Hard to imagine that a story about fish eggs could be “fast-paced,” not to mention prophetic. But this piece of environmental journalism is both.
Carey (Against the Tide, 1999, etc.) traces the rise of the caviar industry and the concomitant decline of the sturgeon. Caviar dates to at least the 13th century, when a Mogol king dined on the eggs at a monastery, though in medieval Russia caviar was not a luxury—even peasants ate the “blackberry jam of tiny globes.” By the late 19th century, the taste for roe had spread to Germany, France, and the US, where it quickly achieved delicacy status and remains one of the most expensive epicurean dishes around: at Manhattan’s upscale Petrossian, says Carey, two ounces of beluga caviar cost well over a hundred dollars. Just a century ago, sturgeon were everywhere, the big kid on the block in most river systems in the northern hemisphere; but now the creatures whose eggs are so delectable have been overfished and are on the brink of extinction. Carey introduces scientists, entrepreneurs, and activists who are trying hard to keep the sturgeon around, though as is often the case with environmental policy, red tape and competing interests mean slow progress. A long tousle over the status of beluga sturgeon under the Endangered Spices Act culminated in 2004 with the listing of the fish as threatened, but the fate of beluga caviar imports to the US is still up in the air. In relating all this, Carey introduces some charming characters, from Petrossian’s head buyer, Eve Vega, to crusading lawyer biologist Frank Chapman. As for the subtitle, don’t be skeptical: this really is a book about desire. It’s about how Americans balance supply and demand, how “we discipline ourselves to measure our desires against finite means.” As such, it’s a book about America in microcosm.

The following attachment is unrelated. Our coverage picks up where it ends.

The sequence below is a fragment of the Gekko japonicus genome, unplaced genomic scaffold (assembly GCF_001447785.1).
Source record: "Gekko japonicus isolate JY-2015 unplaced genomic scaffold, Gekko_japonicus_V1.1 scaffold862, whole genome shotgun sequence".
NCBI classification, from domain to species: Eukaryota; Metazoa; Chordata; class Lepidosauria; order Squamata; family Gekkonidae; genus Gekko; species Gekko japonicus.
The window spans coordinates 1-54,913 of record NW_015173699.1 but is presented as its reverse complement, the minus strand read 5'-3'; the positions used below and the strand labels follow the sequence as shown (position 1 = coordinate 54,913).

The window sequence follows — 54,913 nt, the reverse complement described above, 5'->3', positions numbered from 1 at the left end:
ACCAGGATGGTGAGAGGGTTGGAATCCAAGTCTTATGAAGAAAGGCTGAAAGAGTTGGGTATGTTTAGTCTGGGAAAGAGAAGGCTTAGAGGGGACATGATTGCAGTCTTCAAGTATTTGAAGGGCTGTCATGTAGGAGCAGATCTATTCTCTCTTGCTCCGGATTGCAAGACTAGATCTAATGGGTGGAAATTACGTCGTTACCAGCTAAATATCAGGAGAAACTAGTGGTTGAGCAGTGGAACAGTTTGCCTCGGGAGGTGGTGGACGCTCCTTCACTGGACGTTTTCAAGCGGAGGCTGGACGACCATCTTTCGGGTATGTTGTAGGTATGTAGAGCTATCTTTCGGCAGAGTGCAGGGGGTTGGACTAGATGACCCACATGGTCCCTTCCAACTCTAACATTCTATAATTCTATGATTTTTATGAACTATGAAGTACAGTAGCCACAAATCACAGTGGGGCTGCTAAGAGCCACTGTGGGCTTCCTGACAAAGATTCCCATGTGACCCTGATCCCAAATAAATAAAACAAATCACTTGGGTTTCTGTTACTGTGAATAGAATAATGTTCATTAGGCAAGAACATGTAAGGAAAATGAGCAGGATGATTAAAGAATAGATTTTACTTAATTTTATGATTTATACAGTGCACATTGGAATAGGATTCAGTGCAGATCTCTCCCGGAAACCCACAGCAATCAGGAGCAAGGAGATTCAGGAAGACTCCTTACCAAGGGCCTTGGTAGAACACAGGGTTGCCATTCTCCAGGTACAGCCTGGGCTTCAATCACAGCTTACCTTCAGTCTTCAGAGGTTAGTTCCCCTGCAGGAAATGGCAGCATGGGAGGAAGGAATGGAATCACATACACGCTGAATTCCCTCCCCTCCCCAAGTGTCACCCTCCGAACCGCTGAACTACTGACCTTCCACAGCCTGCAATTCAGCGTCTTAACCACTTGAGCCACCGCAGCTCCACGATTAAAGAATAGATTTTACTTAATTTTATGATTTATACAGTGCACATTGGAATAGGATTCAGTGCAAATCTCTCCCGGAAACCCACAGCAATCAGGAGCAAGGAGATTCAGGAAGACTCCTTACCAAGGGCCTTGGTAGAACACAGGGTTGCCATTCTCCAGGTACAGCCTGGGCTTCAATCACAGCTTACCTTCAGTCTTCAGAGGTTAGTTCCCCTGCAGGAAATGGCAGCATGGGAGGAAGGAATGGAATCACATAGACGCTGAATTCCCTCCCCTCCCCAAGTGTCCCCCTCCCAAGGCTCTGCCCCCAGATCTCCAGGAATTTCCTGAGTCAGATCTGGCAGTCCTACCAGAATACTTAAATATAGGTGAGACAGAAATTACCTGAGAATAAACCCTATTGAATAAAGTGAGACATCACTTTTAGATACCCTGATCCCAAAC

Caviar, it turns out, is not just tasty. In Carey’s hands, it’s luminous.